Guelph Storm @ London Knights: Game #7

Guelph Makes History, Storms Backs

London Knights Hockey

John Urban

The last time the Guelph Storm found themselves in a Game #7 was back in 2004, they prevailed 6-3 over the London Knights and would end up taking the OHL Championship.  Tuesday night at Budweiser Gardens it was Game #7 and thanks to four unanswered third period goals, the Storm advance to the Western Conference finals with another 6-3 final.  In the process, Guelph becomes just the fifth ever OHL franchise to comeback from down 3-0 in a best of seven series joining: Ottawa 67’s (1988), Windsor Spitfires (2005 & 2010) and Peterborough Petes (2014) in the history books.  
 
Guelph’s Dmitri Samorukov scored the lone goal of the opening period at the 16:40 mark unassisted and despite outshooting the Storm 10-6, London trailed 1-0 at the first intermission.  The Knights came out a different team in the second period though, scoring a powerplay goal with Guelph’s Nate Schnarr in the penalty box just 33 seconds into the frame by Alex Formenton.  The 17th point of the playoffs in 11 games for the Ottawa Senators prospect not only energized the 9,009 in attendance, but more importantly his teammates.  1:50 later Connor McMichael scored his second goal of the playoffs, snapping it past the glove side of Anthony Popovich to give London their first taste of the lead.  1:14 after that, Will Lochead sent an innocent shot toward the Guelph net, which was tipped by Liam Foudy to make it a 3-1 game.  London scored three goals in the opening 3:37 of the second, all within 3:04 of each other forcing Guelph’s Head Coach George Burnett to call a timeout.  For all intents and purposes it worked, as quickly as the floodgates opened, they closed.  Minutes later the OHL Player of the Week Nick Suzuki capitalized on a Storm powerplay, his 10th goal of the postseason brought his team within a goal before the second intermission.

Guelph’s Captain Isaac Ratcliffe scored 50 goals in the regular season, finishing with 82 points in 65 games.  However, in the first four games of the series against London, he had only registered 1 assist.  The London native couldn’t have picked a better time to snap out of a scoring slump, shooting off of fellow Londoner Nick Suzuki’s faceoff win to tie the game 3-3 just 2:49 into the third.  A mere 1:10 after Ratcliffe struck again, being set up backdoor to Jordan Kooy’s block side by Sean Durzi to put the Storm ahead for good.  “This is what you dream as a little kid, playing Game #7 on the road.  I mean, you’re playing in your driveway as a 7-year old shooting pucks against the garage dreaming of this moment,” said Ratcliffe after the victory.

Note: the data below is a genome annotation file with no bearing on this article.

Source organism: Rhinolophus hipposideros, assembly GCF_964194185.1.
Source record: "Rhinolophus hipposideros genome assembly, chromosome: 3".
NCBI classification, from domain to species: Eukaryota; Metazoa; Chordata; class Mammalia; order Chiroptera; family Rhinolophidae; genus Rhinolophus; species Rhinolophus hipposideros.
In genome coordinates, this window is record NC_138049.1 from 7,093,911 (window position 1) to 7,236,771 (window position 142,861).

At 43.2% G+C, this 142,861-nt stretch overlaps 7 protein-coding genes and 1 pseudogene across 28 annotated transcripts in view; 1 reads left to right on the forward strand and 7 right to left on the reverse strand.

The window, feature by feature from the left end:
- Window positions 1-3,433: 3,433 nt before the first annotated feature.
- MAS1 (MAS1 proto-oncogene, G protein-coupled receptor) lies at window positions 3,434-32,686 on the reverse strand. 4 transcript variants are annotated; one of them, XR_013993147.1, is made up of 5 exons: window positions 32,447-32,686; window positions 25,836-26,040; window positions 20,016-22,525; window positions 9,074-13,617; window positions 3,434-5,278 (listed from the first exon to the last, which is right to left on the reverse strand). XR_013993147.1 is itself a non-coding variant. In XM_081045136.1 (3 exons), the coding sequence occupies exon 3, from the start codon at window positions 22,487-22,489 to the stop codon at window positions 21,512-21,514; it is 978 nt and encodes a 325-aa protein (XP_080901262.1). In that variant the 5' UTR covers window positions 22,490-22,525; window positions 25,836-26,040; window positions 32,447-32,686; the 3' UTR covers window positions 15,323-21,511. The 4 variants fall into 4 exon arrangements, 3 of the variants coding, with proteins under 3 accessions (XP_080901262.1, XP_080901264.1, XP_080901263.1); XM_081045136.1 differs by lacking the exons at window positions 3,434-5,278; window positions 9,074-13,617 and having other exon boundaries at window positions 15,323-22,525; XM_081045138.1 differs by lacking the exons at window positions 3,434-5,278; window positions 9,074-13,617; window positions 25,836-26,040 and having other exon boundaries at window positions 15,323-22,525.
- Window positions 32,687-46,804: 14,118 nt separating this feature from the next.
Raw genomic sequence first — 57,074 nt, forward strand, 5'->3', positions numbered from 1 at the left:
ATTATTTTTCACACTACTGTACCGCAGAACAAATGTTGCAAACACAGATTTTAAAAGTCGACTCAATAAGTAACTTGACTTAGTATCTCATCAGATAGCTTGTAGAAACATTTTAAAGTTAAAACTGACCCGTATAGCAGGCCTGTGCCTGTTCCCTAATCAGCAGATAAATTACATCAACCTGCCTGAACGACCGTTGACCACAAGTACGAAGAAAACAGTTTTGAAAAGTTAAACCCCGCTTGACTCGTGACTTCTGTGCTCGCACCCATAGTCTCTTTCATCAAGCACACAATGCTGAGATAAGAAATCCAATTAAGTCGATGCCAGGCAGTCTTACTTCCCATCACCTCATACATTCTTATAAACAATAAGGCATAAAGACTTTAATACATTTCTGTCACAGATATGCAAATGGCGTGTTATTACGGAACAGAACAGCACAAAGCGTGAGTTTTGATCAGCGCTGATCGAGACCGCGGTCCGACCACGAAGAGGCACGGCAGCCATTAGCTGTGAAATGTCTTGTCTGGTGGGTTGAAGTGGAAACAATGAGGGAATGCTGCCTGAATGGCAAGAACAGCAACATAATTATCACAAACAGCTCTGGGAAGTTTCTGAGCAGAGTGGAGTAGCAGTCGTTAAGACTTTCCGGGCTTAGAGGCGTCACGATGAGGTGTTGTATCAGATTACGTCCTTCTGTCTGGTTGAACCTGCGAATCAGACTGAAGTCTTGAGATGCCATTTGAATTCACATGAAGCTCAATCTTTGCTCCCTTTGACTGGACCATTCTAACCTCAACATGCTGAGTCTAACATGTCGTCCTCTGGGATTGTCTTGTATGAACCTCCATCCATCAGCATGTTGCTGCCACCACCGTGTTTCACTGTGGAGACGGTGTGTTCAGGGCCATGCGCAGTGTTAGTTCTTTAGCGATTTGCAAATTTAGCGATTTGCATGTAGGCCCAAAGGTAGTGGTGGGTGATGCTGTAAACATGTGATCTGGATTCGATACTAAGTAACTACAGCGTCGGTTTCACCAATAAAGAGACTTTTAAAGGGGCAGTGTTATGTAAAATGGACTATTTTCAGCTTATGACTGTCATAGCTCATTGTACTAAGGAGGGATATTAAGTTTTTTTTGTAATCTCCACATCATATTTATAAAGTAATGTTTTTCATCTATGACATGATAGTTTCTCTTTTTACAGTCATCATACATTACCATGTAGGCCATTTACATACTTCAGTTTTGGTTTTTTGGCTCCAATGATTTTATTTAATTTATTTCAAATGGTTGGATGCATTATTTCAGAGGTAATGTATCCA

Despite having 16:01 to stage a 1-goal comeback of their own, it never came to fruition for the Knights.  Arizona Coyotes draft pick and now Chicago Blackhawks prospect MacKenzie Entwistle added another two goals, including an empty net marker with 4:22 left in the contest that sent London fans to the exits.  “Honestly, we kind of found ourselves in Game #4 going ‘well we either win this one of we’re done’, then same thing and same thing.  Just kept going and going. […] Obviously it was the outcome that we wanted tonight, but you know we definitely earned it,” described Entwistle when asked how his team pulled off history.  
 
It’s not only the first time in the Storm’s history that the team was able to comeback from a 3-0 series deficit, they’re the only team to pull off the feat in the OHL’s second round and only the second team to accomplish the task past the first round (2010 Windsor Spitfires – Western Conference).  They’ll have little time to celebrate history though, as they are now set to play the Saginaw Spirit Thursday night at 7:05pm for Game #1 of the Western Conference Finals from the Dow Event Center in Michigan.      
 
For the London Knights the 2018/19 season ended a lot sooner than most would have predicted.  “All the players can learn from this and move further on in our careers, sort of take it with us.  Realize that you can never take the pedal off the gas when you’re up,” stated William Lochead after his final game in a Knights uniform.  The defencemen continued, “you still have to give them (Guelph) a ton of credit, they were down going into the third and somehow came back and ended up beating us.”  However, Assistant Coach Dylan Hunter pointed out to his locker room post-game this could be a good omen for the future, “I just told them about my experience, I was 18, we lost Game #7 here against Guelph and the next year we came back and won the Memorial Cup.”